I Tried Plated, The DIY Food-Delivery Site Started By A Couple Of Wall Street Guys Who Didn't Want To Get Fat

Plated ceos josh hix and nick tarantoPlatedLeft to Right, Josh Hix and Nick Taranto, Plated CEOs

I don’t know how to cook.

Well, that’s not true. I know how to make chilli. But it’s San Francisco summer right now, and a hot bowl of chilli when it’s 80 degrees outside does not sound too appetizing.

That’s why I decided to give Plated a try.

(Click here to see what Plated is like.)

Plated is like a do-it-yourself food-delivery service, much like Blue Apron. You go to the website and enter your ZIP code. You can also let Plated know whether you have any dietary restrictions, or if you simply just don’t like something. Which days your food gets delivered depends on where you live.

Each week, there are seven menu items created by Plated chefs: four meat and fish dishes, and three vegetarian options.

It costs around $US12 per plate, and you need to order a minimum of four plates. If you spend $US50, however, you get free shipping (shipping costs around $US20). So it’s worth tacking on a dessert for around $US4 so you don’t have to pay the extra fee.

You can order a la carte, or you can sign up for a weekly subscription, which comes with its own perks, such as 20% off all plates. You even get a couple bonus plates if you refer a friend.

And that’s it; a box full of portioned ingredients lands on your doorstep, and you’re able to start cooking.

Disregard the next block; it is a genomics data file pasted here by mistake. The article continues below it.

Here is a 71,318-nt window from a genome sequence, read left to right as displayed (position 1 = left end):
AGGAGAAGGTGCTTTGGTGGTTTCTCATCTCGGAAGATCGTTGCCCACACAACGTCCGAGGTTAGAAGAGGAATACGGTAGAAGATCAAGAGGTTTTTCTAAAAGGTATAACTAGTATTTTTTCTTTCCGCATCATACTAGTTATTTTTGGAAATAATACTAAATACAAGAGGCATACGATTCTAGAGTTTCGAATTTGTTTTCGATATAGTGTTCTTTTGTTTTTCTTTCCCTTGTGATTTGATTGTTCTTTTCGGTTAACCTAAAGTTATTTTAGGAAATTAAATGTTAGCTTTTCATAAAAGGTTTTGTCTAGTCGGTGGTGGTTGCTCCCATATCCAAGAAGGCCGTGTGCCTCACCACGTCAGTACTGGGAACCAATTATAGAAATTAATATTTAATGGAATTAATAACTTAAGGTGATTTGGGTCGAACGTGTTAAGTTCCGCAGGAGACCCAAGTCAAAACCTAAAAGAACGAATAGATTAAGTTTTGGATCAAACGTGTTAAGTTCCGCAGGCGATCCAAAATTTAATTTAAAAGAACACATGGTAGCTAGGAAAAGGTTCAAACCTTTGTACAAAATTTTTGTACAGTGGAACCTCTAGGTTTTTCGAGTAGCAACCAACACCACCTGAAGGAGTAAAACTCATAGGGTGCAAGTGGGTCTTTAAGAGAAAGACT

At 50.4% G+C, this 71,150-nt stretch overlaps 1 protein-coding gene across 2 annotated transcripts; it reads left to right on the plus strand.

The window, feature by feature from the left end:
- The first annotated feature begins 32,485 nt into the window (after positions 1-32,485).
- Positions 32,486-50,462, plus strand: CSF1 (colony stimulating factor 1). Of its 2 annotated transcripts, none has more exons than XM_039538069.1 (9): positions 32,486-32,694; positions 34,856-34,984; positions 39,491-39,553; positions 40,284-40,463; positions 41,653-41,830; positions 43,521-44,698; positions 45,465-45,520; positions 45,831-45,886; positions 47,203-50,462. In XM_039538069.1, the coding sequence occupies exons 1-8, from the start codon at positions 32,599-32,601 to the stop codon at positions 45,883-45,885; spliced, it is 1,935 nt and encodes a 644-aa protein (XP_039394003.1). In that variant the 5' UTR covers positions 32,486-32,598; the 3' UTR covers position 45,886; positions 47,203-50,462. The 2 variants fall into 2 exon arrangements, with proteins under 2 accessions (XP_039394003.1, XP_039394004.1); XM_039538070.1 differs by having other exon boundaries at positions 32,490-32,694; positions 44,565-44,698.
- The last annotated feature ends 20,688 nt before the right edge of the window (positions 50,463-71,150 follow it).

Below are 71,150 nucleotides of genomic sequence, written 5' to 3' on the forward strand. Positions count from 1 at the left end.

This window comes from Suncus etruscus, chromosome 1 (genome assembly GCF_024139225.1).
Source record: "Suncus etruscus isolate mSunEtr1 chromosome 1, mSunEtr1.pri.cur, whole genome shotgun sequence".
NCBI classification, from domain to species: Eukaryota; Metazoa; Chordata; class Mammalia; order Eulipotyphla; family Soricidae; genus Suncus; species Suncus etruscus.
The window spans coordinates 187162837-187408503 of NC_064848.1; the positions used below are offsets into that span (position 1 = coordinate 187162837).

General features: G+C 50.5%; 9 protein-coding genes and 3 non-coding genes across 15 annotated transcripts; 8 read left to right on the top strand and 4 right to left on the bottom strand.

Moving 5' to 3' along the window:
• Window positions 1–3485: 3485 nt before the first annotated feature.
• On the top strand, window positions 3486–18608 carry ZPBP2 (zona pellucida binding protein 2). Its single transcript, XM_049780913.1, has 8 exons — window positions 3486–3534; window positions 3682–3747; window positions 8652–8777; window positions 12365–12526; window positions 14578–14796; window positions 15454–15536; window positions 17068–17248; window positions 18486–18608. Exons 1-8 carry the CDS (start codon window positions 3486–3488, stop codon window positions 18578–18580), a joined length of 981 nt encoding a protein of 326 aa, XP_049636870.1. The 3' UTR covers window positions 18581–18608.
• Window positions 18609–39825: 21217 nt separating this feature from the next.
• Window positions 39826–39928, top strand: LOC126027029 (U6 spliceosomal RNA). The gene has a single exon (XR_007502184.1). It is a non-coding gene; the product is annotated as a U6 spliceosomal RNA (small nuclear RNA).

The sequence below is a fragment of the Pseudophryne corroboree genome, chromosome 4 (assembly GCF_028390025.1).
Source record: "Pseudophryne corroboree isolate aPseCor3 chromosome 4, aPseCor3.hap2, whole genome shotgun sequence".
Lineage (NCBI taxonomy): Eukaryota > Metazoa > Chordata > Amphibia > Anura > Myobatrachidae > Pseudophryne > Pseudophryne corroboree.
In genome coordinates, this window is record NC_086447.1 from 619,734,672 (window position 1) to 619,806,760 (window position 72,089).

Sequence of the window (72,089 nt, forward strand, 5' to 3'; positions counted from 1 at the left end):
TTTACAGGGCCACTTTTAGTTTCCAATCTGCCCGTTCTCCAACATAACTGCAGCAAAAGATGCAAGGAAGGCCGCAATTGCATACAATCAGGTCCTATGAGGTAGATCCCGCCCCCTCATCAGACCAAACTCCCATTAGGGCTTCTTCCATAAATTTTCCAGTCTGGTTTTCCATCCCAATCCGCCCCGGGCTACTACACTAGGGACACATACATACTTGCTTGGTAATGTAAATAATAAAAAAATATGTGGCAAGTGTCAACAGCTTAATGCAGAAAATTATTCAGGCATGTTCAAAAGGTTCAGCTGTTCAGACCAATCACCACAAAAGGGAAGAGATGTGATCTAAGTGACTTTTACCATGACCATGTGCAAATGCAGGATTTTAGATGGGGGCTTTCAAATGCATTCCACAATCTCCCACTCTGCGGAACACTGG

Nick Taranto, the co-CEO of Plated and former Goldman Sachs employee, said he started the company because he was feeling depressed about gaining weight and being unhealthy.

“When I was living on West 14th Street and taking the E train to Goldman Sachs it got so bad that a homeless man handing out papers in the train station would look at me and say, ‘cheer up young man’,” he told Business Insider in an interview in February.

He and his friend Josh Hix started Plated in 2012, and since then it has grown to making deliveries in 80% of the continental US, according to the Plated website. And it’s raised more than $US21 million from investors.

The site makes it easy to opt in or out of some foods. My family doesn't eat meat, so we opted to skip the beef.

You can choose how many plates you want delivered, as well as what days you want the delivery to be sent. If you have a subscription, you can let Plated know if you want to skip a week altogether.

This was my order for the week. For the purposes of this story, I decided to tackle the squid ink pasta with calamari and the bread pudding for dessert.

The box was delivered to the house on Tuesday night. According to Plated, it's 100% recyclable and biodegradable.

Inside you get the recipes printed out. The food is underneath.

It's all packaged really nicely. The bags are biodegradable, and there are heavy-duty ice packs and insulation. So even if you don't come home till later in the evening, your food stays nice and cold.

The food is pre-portioned perfectly, which cuts back on waste.

On one side, the recipe sheet gives you an overview of what you're cooking.

The other side gives you a list of ingredients, plus pictures of what each step should look like. It also tells you what you're going to need from your own pantry. In this case: water, salt, and pepper.